Think Like an Archipelago

Paradox in the Work of Edouard Glissant

By Michael Wiedorn

Subjects: Philosophy, Philosophy Of Literature, Latin American Studies, Continental Philosophy, Postcolonial Studies
Series: SUNY series, Philosophy and Race
Paperback : 9781438467023, 198 pages, July 2018
Hardcover : 9781438467030, 198 pages, December 2017

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Table of contents

List of Acronyms

1. A Wholly New Totality: Glissant’s Tout-monde

2. Writing a Caribbean Ethics of Alterity: Faulkner, Mississippi and Sartorius: Le roman des Batoutos

3. Teleology Undone: Tout-monde and Le quatrième siècle

4. Philosophie de la Relation: Making Sense with Glissantian Philosophy

Conclusion: How to Think Like an Archipelago

Works Cited

A career-spanning assessment of Glissant’s work as a philosophical project.


With a career spanning more than fifty years as a writer, scholar, and public intellectual, Édouard Glissant produced an astonishingly wide range of work, including poems, novels, essays, pamphlets, and theater. In Think Like an Archipelago, Michael Wiedorn offers a fresh interpretation of Glissant's work as a cohesive and explicitly philosophical project, paying particular attention to the last two decades of his career, which have received much less attention in the English-speaking world despite their remarkable productivity. Focusing his study on the idea of paradox, Wiedorn argues that it is fundamental to Caribbean culture and thought, and at the heart of Glissant's philosophy.

The question of difference has long played a central role in the literary and philosophical traditions of the West, however to think differently, Glissant suggests focusing elsewhere: on the post-plantation societies of the Caribbean, and the Americas more broadly. For Glissant, paradoxical lessons drawn from the natural and cultural realities of the Caribbean can point to new ways of thinking and being in the world: in other words, to the creation of what Glissant calls a "new category of literature," and in turn to the attainment of his utopian political vision. Thinking through such paradoxes, Wiedorn demonstrates, can offer new perspectives on the old questions of totality, alterity, teleology, and the potential of philosophy itself.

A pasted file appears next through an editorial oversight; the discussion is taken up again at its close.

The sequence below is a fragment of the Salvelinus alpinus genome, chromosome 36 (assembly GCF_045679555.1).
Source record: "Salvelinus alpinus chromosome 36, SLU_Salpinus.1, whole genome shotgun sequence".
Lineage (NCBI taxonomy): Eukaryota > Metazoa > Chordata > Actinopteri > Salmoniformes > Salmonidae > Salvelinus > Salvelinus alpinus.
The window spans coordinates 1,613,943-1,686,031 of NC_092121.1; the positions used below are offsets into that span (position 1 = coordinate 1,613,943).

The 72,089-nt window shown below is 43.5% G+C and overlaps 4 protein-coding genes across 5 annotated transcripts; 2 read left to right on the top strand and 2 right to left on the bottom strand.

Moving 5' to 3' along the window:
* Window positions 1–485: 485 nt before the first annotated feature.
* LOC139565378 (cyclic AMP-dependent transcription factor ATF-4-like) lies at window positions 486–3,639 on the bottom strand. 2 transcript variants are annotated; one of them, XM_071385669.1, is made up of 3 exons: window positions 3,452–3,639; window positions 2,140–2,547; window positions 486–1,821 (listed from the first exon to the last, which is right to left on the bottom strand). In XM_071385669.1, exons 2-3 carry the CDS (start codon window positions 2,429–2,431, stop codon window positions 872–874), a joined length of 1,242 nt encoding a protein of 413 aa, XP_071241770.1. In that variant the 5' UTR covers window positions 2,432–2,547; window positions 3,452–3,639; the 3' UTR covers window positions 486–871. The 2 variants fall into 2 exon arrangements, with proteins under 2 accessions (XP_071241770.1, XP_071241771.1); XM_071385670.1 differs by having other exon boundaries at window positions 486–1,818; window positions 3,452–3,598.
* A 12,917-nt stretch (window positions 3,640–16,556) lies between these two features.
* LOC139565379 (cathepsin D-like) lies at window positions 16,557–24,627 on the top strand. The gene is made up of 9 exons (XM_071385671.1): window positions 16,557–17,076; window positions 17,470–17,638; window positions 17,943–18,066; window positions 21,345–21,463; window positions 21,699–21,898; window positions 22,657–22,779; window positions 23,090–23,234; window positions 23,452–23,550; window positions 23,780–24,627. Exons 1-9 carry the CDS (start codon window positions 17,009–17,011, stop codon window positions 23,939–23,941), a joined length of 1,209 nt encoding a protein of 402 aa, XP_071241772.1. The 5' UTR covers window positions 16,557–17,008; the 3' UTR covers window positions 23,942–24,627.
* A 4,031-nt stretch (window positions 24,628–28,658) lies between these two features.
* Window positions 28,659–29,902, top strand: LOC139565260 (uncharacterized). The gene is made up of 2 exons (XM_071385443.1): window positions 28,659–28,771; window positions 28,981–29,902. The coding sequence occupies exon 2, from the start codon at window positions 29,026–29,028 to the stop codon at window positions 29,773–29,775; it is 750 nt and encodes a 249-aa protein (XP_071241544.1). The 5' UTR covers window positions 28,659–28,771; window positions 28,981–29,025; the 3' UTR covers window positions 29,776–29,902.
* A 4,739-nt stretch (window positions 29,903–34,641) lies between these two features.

Michael Wiedorn is Assistant Professor of French at the Georgia Institute of Technology.


"Michael Wiedorn has produced a most compelling account of the way Édouard Glissant thinks, or at least of the kind of thinking enabled, even solicited or enacted, by the Martinican author's writings. Wiedorn's book lives up admirably to the promise of its title, comprising as this does two very different—almost cognitively dissonant—projects. " — French Studies

"…if you are very immersed in debates about Glissant you will probably want to buy this well-written and structured book. It is particularly good on the specificities of Glissant's work, especially his later writing … I found Wiedorn's book an attentive and useful read, reflecting how Glissant's contribution continues to be interpreted in new and interesting ways. " — Jonathan Pugh, Island Studies Journal

"The book's use of the central concept of paradox is both original and convincing, and allows Wiedorn to reframe many of the issues surrounding Glissant's thought in a new and illuminating way. " — Celia Britton, author of Édouard Glissant and Postcolonial Theory: Strategies of Language and Resistance